Audiences proved eager to revisit high school with Jonah Hill and Channing Tatum yesterday, which led 21 Jump Street to a first place debut ahead of reigning champion The Lorax. John Carter took a substantial hit on Friday, while Will Ferrell's Casa De Mi Padre had a very solid start in limited release.
21 Jump Street opened to an estimated $13.1 million yesterday, putting it in line for an opening weekend between $34 and $36 million. Among major TV adaptations, 21 Jump Street came in slightly below S.W.A.T. ($13.6 million) and Get Smart ($13.4 million), but did wind up above the more comparable Dukes of Hazzard ($12.6 million) and Starsky and Hutch ($9.5 million). It even managed to open slightly above Superbad's $12.3 million, though it was probably a tad lower in ticket sales. Aside from Jackass 3-D (which is a sort of comedy/documentary hybrid), 21 Jump Street scored the best opening day ever for an R-rated comedy outside of Summer (May-August).
Dr. Seuss' The Lorax eased 30 percent to an estimated $6.7 million on Friday. The movie has made $142.3 million through 15 days, and should pass the final tally of Horton Hears a Who! ($154.5 million) by the end of the weekend.
John Carter fell 59 percent to just over $4 million. That hold is a slight improvement over Battle: Los Angeles and 10,000 B.C., but its $43.7 million eight-day total is notably lagging behind nearly all comparable titles.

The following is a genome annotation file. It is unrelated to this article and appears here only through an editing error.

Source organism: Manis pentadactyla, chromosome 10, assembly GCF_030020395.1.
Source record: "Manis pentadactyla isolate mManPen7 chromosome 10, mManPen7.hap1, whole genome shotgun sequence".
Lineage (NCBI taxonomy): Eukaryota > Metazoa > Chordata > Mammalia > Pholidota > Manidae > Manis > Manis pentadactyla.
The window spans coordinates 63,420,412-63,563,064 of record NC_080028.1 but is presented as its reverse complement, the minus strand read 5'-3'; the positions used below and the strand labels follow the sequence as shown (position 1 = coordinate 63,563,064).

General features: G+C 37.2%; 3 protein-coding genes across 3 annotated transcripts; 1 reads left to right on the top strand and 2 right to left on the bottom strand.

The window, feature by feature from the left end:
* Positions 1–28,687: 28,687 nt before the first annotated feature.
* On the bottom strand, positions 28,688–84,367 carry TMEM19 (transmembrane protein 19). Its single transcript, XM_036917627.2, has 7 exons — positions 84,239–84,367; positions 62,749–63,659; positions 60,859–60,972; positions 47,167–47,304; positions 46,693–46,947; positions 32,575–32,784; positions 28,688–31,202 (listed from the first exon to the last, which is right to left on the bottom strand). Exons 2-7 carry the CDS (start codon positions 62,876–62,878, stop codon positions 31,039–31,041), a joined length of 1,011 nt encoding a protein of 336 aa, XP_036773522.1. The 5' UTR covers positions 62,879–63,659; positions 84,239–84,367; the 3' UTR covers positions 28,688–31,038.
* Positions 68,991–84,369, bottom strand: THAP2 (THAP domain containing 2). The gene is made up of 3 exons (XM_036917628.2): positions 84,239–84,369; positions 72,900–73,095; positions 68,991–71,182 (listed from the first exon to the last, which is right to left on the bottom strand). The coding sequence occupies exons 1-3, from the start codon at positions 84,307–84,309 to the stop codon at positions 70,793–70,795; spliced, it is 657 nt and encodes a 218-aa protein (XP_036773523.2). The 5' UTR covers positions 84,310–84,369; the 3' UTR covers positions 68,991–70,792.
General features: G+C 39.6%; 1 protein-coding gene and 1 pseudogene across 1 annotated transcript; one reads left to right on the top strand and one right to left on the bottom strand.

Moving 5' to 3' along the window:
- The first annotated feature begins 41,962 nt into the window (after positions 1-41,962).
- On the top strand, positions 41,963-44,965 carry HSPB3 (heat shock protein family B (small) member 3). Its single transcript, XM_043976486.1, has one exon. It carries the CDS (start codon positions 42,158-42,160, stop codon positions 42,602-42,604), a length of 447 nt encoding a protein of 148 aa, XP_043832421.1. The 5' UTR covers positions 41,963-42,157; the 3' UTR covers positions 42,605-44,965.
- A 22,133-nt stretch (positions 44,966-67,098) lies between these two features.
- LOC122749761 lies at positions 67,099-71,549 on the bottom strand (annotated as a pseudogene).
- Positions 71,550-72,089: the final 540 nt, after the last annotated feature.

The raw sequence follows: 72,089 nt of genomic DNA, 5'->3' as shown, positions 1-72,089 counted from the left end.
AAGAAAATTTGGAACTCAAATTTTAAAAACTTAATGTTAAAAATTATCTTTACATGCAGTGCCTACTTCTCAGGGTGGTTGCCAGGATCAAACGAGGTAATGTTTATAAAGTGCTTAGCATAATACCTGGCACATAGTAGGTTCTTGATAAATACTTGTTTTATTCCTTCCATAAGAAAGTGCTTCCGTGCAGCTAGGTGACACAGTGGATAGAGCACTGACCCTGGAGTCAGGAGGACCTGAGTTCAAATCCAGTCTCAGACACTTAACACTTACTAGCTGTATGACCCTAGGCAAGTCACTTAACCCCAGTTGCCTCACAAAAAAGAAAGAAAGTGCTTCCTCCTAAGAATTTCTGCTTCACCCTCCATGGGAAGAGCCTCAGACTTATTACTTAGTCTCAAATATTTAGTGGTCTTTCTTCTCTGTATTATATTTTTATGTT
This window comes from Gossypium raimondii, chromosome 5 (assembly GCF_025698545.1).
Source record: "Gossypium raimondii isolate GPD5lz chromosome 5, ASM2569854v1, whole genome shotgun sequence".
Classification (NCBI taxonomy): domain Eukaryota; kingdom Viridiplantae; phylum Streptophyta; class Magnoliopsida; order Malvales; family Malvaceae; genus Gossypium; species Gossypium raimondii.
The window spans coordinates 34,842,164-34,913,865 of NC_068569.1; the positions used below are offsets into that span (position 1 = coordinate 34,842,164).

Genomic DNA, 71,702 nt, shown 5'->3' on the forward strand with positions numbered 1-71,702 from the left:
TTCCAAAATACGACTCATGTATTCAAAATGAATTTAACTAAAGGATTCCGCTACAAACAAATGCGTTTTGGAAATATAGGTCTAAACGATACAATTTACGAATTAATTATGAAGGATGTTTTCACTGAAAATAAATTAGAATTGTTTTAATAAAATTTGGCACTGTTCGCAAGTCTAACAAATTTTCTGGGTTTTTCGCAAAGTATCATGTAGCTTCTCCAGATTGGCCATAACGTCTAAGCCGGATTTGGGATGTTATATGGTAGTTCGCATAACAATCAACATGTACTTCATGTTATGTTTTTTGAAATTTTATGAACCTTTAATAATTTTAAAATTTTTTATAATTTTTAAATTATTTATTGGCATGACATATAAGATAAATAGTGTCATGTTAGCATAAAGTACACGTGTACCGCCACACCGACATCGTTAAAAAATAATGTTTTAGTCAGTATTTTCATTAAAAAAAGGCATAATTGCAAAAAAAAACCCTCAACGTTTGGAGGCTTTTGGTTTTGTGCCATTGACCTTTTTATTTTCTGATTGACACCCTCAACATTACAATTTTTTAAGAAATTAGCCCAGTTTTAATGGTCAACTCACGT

Facing very direct competition from 21 Jump Street, Project X plummeted 62 percent to an estimated $1.53 million. The found footage party comedy has now earned $45.6 million.
A Thousand Words rounded out the Top Five with an estimated $1.13 million, which is off a decent 41 percent from last Friday. That's much better than Silent House, which fell 73 percent from opening day for a $726,000 tally. Through eight days, these two movies have made a terrible $9.5 million and $9.2 million, respectively.
Casa De Mi Padre was a bit of a surprise on Friday—the Spanish-language Will Ferrell movie claimed eighth place with $760,000 from just 382 locations. That should translate in to an opening weekend north of $2 million, which is very respectable given the movie's language barrier and light marketing effort.
Jeff, Who Lives at Home didn't fare quite as well as Casa De Mi Padre—the Duplass Brothers comedy opened to $264,000 from 254 theaters, and might not even make it to $1 million this weekend.